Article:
Maintaining More Ups Than Downs
Bill Cottringer

“Let it rain on some days, let yourself shiver on some cold nights, so when it's Spring you'll know why it was all worth going through.” ~Sanhita Baruah.

We all have different score-keeping methods about memories of past ups and downs and future hopes for more ups than downs. But when we get honest with ourselves, there is no objective way to know the true balance sheet on these events for several reasons. For one thing, we haven’t really done any objective score-keeping—relying instead on subjective memories. The trouble with memories are that they are very unreliable, usually being incorrect and incomplete of what they are trying to recall from has already happened and gone. Another problem is that one really good up or really bad down, will take over the whole present picture (which all there is) and over-flavor any recent or historical ups and downs, in comparison. So why do we do this?

Well, we are all stuck with our undeniable sense of self, especially in the three common conflicts our “self” engages in: Self vs. life, self vs. others, and self vs. self. Sadly, this is despite that having a separate self is really an illusion, that even more sadly, we can’t do much about even if we realize this. Trying to get rid of your self, in the early hip philosopher Alan Watts’s words, is like your trying to bite your own teeth or eyes see themselves (without a mirror of course). This simple can’t be done no matter how hard you try.

So what are we to do about this problem if we want to enjoy more ups than downs? Here are seven sensible options to consider:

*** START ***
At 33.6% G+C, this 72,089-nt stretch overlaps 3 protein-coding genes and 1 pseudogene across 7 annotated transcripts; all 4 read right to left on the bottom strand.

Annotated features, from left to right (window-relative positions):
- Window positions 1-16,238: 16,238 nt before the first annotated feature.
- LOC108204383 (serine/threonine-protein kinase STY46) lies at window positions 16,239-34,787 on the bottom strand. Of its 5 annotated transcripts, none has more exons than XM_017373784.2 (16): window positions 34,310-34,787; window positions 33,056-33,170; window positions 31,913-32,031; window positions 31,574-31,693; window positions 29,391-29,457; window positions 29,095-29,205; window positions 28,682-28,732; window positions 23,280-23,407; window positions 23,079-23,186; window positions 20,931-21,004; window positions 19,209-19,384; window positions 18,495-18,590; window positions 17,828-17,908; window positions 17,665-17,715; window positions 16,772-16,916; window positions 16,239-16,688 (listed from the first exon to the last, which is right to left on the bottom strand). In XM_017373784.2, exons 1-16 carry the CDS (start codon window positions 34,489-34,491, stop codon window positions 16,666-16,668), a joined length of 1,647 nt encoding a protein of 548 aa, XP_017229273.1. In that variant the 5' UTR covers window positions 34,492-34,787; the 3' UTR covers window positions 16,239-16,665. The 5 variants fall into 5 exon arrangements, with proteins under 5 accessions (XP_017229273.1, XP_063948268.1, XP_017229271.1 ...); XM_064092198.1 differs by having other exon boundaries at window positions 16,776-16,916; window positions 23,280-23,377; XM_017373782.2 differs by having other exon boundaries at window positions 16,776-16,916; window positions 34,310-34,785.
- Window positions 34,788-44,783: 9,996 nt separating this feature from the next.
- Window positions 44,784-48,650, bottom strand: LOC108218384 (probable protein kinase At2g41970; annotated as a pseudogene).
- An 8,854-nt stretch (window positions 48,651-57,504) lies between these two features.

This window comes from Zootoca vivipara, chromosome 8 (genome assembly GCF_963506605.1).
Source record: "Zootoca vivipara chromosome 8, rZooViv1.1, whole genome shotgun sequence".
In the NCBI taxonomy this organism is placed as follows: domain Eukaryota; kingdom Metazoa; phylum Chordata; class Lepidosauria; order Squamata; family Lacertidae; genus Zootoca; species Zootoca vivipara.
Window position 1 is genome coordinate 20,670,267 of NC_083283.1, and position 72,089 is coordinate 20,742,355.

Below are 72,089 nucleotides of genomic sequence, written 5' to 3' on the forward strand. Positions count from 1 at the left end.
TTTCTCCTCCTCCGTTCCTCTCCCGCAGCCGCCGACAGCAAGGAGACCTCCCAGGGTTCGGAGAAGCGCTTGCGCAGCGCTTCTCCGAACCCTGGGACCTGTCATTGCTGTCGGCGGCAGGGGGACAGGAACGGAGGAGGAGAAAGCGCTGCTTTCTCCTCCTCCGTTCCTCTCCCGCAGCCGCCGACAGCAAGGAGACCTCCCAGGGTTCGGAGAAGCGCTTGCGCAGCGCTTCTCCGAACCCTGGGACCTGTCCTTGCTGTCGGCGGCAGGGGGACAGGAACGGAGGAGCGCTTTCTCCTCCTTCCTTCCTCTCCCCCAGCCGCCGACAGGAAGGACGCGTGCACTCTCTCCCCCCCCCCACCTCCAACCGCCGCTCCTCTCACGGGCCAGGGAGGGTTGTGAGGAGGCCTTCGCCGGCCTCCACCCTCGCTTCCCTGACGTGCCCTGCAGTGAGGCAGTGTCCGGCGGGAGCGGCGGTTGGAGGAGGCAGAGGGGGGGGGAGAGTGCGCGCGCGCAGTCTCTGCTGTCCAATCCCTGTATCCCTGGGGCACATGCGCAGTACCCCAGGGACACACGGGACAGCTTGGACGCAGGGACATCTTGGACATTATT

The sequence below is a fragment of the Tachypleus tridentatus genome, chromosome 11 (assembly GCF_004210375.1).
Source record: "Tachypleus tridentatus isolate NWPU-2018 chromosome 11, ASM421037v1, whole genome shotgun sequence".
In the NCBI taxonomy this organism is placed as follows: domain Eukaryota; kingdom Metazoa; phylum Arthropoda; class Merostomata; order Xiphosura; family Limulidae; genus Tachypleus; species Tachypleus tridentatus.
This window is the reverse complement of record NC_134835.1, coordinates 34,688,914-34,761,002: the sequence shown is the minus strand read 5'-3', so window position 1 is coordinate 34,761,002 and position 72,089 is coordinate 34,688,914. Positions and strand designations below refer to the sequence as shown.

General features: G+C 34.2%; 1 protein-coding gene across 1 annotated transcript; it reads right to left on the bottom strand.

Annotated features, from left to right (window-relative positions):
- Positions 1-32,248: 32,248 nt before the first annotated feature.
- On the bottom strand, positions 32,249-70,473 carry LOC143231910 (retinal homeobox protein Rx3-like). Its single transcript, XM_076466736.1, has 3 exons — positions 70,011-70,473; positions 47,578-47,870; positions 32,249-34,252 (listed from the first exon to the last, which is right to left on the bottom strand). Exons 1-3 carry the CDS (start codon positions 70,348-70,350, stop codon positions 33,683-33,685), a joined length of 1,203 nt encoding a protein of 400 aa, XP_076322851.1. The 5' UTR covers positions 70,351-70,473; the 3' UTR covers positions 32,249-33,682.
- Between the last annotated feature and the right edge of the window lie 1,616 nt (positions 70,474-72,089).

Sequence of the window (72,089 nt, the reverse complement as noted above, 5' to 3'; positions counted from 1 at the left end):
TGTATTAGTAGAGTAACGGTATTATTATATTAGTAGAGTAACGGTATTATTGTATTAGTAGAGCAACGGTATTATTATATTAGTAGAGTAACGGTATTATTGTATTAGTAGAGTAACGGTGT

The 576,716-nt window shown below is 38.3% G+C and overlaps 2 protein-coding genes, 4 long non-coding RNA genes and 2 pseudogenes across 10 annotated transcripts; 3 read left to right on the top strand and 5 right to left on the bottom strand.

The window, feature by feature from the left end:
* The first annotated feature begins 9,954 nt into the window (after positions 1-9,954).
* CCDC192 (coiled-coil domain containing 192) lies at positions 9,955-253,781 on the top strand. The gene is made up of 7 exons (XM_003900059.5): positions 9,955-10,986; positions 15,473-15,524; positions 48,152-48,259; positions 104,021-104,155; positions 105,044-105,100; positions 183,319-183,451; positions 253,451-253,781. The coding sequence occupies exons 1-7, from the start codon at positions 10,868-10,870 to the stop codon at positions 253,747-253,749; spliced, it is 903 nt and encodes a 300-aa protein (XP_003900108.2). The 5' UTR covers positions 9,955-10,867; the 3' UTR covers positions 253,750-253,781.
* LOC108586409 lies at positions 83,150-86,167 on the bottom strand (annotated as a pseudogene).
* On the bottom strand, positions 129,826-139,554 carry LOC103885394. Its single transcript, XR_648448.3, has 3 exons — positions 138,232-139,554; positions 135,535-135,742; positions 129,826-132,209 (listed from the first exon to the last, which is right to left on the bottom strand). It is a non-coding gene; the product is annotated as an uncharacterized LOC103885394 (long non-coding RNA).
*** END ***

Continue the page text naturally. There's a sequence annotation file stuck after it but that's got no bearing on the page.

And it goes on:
1. The biggest door to solving any problem is being able to see the real problem, apart from all the noisy symptoms. In this case, the real problem is that we convince ourselves that our up and down thermometer is accurate and reliable, when it really isn’t. But this is just the tip of the iceberg. The mother-load, game-changing insight to the needed transformation, comes when we are open-minded enough to consider the possibility that everything we think we know to be true for sure, may not be necessarily so. Purging useless, untruths from the brain, makes much room for other more useful knowledge in our pursuit of more ups than downs.

2. We can realize and accept that whatever up and down score-keeping method we rely on, it is not very accurate or even useful. There is just no way to objectively evaluate this score-keeping, even keeping logs over a month period, as you will see below. So, if you have been using your subjective results to feel better about more ups than feeling worse with more downs, at some point that should become nonsense.

3. We can then question how do we determine the quality judgement of experiences we classify as “up” (success) or “down” (failure). This would take too much time to analyze properly because of all the history of relevant variables influencing these connotative definitions, but since this is an artificial classification to begin with, why bother analyzing the reasons? They are irrelevant and unimportant in changing the situation for the better.